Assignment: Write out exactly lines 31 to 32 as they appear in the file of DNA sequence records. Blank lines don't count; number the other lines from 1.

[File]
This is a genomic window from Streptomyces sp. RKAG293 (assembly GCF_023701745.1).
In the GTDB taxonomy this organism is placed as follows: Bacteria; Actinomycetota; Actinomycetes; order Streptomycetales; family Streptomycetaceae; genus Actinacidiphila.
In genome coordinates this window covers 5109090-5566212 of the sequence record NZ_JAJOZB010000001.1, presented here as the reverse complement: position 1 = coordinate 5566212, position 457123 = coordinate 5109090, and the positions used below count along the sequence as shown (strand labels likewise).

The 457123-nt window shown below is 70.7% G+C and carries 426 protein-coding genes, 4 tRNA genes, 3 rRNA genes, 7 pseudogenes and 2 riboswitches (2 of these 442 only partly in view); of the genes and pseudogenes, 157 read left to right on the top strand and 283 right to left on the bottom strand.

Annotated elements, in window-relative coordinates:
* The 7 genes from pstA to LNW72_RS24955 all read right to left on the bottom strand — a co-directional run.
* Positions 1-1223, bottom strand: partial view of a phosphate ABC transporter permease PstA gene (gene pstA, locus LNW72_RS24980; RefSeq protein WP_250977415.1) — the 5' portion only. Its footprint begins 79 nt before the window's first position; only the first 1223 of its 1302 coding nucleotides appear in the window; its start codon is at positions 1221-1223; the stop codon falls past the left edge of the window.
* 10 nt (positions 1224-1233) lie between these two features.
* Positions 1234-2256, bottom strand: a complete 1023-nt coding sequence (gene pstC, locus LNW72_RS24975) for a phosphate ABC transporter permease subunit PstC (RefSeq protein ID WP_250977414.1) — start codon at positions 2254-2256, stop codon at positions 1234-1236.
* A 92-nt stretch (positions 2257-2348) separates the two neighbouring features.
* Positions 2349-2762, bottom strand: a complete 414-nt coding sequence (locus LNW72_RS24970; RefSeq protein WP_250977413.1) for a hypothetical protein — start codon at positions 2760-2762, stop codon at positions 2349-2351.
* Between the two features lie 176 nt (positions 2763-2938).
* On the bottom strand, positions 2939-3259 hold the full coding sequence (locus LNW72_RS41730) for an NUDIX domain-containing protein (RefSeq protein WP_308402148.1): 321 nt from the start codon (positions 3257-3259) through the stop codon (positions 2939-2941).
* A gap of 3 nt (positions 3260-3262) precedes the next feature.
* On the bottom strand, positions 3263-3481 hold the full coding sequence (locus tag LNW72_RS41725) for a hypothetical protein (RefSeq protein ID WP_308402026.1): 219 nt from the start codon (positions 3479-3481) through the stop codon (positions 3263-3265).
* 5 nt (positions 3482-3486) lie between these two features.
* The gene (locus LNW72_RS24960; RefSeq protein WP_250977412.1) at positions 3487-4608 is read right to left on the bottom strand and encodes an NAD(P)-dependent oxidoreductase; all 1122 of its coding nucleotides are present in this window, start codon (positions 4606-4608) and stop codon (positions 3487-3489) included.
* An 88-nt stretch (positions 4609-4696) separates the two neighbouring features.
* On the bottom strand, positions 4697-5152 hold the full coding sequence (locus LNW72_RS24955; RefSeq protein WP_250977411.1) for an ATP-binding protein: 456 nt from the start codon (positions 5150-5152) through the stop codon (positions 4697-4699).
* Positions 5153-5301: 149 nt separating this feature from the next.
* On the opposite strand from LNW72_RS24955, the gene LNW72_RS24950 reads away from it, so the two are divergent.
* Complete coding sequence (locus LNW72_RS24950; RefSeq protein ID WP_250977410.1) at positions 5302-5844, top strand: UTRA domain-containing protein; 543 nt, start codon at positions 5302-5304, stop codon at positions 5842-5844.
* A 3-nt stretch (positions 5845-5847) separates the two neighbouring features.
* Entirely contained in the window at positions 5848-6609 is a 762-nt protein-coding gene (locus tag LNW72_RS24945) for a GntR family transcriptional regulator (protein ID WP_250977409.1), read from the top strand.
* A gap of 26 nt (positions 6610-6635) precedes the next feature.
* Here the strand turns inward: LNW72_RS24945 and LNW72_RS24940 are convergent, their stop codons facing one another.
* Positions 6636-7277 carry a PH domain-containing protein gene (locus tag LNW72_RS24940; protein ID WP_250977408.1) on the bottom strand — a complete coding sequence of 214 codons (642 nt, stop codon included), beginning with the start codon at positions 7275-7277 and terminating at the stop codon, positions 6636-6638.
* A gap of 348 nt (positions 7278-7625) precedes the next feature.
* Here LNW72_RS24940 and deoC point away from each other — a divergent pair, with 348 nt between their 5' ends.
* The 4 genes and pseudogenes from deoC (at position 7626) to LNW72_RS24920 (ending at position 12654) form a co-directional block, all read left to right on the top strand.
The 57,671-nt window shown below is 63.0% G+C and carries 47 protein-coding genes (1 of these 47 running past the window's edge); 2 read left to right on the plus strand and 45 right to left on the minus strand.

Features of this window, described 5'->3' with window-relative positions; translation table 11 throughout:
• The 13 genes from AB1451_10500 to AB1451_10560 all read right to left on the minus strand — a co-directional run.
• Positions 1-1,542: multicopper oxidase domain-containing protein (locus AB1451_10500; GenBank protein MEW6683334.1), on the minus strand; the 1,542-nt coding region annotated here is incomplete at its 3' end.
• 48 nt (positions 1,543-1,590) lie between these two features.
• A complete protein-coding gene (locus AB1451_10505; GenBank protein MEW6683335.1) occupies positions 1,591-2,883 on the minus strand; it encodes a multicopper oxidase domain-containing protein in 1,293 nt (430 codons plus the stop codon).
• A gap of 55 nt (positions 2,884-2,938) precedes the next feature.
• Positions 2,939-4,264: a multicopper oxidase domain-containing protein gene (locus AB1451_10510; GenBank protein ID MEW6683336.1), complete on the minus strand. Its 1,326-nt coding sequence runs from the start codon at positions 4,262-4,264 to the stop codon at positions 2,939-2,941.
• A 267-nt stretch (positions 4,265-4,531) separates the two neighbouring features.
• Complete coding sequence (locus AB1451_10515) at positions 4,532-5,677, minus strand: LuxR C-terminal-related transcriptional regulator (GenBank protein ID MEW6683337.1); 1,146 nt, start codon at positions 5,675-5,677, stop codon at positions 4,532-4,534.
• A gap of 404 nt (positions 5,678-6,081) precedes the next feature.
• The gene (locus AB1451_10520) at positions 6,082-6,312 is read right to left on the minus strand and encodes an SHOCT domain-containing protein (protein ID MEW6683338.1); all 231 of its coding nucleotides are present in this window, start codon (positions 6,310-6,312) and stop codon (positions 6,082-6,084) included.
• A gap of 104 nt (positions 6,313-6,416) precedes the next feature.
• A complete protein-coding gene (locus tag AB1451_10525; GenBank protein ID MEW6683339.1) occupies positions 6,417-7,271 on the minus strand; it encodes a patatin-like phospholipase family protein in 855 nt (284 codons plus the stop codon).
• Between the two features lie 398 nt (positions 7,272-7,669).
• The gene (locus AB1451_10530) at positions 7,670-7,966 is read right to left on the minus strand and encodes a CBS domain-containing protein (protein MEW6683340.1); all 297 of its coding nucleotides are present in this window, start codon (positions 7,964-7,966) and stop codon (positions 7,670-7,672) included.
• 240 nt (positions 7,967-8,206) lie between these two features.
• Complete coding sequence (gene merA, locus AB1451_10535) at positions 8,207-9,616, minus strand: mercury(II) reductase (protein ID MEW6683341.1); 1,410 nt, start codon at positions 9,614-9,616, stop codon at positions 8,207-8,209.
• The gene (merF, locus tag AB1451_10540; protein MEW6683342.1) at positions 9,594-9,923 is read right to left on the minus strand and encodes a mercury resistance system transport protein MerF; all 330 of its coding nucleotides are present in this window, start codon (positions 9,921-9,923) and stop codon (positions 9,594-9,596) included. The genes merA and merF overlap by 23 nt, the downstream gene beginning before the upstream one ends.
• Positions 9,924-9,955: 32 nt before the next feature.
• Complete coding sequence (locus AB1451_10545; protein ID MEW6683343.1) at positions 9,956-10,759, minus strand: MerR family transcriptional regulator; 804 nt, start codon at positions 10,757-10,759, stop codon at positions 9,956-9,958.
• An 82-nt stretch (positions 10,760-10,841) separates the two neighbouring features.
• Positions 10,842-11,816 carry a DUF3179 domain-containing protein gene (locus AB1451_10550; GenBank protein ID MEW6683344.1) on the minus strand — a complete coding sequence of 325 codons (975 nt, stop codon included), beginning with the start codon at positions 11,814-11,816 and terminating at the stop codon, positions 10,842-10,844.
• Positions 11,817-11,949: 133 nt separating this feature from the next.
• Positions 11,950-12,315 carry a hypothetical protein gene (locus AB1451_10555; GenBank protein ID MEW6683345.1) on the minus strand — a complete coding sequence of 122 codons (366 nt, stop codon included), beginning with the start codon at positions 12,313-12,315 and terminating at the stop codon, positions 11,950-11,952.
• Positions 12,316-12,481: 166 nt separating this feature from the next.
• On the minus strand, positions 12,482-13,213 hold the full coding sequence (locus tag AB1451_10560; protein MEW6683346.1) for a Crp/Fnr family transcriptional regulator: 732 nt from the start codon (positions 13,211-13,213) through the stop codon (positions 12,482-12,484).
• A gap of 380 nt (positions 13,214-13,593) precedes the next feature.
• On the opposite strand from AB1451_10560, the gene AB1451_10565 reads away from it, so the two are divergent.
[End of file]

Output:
The 57,671-nt window shown below is 63.0% G+C and carries 47 protein-coding genes (1 of these 47 running past the window's edge); 2 read left to right on the plus strand and 45 right to left on the minus strand.

Features of this window, described 5'->3' with window-relative positions; translation table 11 throughout: